On September 28, Windy Row will be participating in the Peterborough, NH Wellness Festival, as we do every year. Visit our booth in the Town House and let your kids pick out a fun eraser while you learn more about the services and people of Windy Row Learning Center. I'll be manning (womanning?) the booth for most of the day, so stop by and let me know what you think of these blogs and what new topics would interest you.

If you want to keep up with the latest information about Windy Row and research into dyslexia, please sign up for our quarterly newsletter, which includes articles about children and adults with reading challenges who have succeeded in school and life. Send us an info [at] windyrow.org (email) with "newsletter" in the subject line.

Windy Row recently received two grants, one for scholarships from the NH Charitable Foundation and another from Target to support our upcoming One in Ten program, which will educate teachers at all grade levels, including preschool, on the signs of dyslexia and dyscalculia (the math equivalent of dyslexia). When teachers know what to look for, they can respond with the appropriate help and referrals.

Looking forward to seeing you at the Woman's Club Ladies Night on September 23 and at the Wellness Fesitval on September 28!

"My Greatest Strength": Reading Challenges and Lifelong Success

"My greatest strength as a dyslexic is my ability to communicate...getting teams to see my vision with me." Eric McGehearty is CEO of Globe Runner SEO. He is also one of the 30% or more of successful entrepreneurs who have moderate to severe reading challenges. He speaks about the strengths of dyslexia in this video: http://www.youtube.com/watch?v=cf8rjwcZh6Y.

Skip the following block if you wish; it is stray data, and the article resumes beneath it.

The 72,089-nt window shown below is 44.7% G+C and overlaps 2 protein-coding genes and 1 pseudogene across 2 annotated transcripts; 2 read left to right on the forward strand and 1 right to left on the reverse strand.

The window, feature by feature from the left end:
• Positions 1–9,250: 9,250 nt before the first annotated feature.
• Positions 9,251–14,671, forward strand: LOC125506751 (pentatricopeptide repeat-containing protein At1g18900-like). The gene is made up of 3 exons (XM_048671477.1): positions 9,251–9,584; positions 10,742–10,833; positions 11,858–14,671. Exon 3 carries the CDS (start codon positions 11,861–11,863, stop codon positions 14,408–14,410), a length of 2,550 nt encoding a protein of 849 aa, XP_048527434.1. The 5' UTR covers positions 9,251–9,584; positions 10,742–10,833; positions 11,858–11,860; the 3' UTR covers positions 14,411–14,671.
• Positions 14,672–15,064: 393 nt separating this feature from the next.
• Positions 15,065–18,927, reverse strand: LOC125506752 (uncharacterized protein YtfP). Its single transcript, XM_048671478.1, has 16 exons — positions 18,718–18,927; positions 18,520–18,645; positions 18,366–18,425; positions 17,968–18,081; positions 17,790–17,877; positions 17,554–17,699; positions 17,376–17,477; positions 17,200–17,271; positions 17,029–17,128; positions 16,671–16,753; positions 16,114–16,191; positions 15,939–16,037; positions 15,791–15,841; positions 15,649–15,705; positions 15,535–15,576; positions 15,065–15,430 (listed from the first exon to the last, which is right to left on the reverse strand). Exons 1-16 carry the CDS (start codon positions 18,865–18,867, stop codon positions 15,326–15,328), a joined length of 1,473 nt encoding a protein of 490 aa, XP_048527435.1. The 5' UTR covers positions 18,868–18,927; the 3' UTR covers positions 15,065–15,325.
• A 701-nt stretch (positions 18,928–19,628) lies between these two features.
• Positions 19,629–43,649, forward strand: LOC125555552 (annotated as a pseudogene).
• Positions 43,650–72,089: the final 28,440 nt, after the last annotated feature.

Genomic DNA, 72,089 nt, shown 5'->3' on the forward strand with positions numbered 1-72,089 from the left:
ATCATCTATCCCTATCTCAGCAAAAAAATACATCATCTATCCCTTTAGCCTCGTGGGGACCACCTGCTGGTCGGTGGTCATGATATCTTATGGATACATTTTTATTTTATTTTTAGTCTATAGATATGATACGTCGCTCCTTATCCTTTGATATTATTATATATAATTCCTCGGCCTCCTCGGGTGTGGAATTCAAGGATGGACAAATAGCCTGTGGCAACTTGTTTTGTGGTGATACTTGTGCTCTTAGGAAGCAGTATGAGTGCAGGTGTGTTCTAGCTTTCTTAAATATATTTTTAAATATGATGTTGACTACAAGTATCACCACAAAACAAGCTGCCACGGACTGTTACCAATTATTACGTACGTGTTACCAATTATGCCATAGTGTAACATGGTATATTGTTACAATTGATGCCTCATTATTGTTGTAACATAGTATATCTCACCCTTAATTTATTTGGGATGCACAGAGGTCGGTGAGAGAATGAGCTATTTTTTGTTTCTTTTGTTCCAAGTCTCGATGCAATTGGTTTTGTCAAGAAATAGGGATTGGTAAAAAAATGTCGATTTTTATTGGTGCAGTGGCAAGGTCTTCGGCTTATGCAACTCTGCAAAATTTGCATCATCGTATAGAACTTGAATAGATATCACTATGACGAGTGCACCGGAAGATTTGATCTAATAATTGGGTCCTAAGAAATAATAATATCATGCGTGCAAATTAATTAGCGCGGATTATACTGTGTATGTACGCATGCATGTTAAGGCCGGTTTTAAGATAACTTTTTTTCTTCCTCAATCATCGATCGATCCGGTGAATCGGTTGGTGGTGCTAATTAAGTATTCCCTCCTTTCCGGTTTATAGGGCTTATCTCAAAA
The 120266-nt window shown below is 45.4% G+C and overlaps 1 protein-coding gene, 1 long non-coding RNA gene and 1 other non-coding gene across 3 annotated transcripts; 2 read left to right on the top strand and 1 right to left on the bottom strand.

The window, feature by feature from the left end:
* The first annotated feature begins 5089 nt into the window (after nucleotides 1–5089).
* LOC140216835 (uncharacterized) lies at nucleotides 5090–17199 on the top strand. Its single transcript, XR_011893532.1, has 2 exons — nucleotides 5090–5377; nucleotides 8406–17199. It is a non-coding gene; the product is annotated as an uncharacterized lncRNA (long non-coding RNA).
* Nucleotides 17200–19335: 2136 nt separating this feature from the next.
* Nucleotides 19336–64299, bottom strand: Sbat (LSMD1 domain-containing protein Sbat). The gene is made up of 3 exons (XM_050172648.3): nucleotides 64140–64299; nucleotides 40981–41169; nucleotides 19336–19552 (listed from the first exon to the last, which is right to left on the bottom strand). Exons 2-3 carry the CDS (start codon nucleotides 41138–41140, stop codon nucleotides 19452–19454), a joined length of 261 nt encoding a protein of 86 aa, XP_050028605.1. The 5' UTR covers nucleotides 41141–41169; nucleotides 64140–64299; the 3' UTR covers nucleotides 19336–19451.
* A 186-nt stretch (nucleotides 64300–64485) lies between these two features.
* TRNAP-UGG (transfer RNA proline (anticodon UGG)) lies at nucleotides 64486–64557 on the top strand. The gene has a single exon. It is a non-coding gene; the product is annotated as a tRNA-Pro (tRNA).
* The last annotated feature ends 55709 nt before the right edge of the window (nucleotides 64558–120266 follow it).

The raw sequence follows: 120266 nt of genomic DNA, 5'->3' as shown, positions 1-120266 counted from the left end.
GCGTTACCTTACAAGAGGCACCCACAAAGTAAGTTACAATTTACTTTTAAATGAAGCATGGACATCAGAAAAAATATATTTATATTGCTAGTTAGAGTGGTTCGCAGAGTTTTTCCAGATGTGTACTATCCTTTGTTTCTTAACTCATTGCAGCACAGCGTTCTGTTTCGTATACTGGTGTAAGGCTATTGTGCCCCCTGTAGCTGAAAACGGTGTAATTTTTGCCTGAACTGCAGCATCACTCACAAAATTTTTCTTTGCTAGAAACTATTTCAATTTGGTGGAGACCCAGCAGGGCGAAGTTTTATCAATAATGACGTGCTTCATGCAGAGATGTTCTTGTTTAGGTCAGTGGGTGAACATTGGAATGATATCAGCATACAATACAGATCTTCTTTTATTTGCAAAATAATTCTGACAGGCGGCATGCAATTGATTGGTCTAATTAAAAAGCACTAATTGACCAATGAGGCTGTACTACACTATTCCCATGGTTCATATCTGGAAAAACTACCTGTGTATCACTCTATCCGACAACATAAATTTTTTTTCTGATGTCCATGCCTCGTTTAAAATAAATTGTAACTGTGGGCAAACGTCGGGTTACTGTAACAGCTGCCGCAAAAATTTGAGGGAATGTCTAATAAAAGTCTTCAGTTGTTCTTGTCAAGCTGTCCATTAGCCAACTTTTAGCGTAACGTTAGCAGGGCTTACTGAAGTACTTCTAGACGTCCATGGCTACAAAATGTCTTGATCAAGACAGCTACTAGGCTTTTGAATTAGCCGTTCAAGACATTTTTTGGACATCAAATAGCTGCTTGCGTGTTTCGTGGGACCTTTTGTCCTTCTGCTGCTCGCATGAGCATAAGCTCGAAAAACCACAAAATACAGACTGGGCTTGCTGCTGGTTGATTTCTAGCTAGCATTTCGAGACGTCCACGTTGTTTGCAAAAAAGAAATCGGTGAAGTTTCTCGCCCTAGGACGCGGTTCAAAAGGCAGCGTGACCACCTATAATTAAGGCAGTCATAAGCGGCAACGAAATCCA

In addition to succeeding in business, Mr. McGehearty has a master of fine art and has shown his conceptual art nationally, including such locations as the John F. Kennedy Center in Washington, DC. As he said in an interview in Forbes magazine, "I can't read....I didn’t really recognize that I was smart, truly smart, until the end of high school. And it was even later that I realized that even though my dyslexia could be a barrier, the ways I dealt with it became part of the reason for my success."

Many individuals with dyslexia and other reading challenges find ways to express themselves as entrepreneurs and as artists (including fine art, graphic design and acting). They succeed because, among other factors:

  • They have learned techniques for mastering written words.
  • They are creative, a trait that is enhanced every day as they cope with their challenges.
  • They have formed partnerships with assistants, family members and others who help them deal with the words that barrage all of us, from email to brochures.
  • They know how to keep their self-esteem intact; they know that the ability to read is only one part of who a person truly is.

At Windy Row we understand the importance of all four of these factors as we help children grow beyond their reading challenges: from failing in school to earning straight A's and from struggling as children into finding success as adults. If your child is between the ages of 4 and 15 and is behind grade level in reading or math, please info [at] windyrow.org (contact )us today.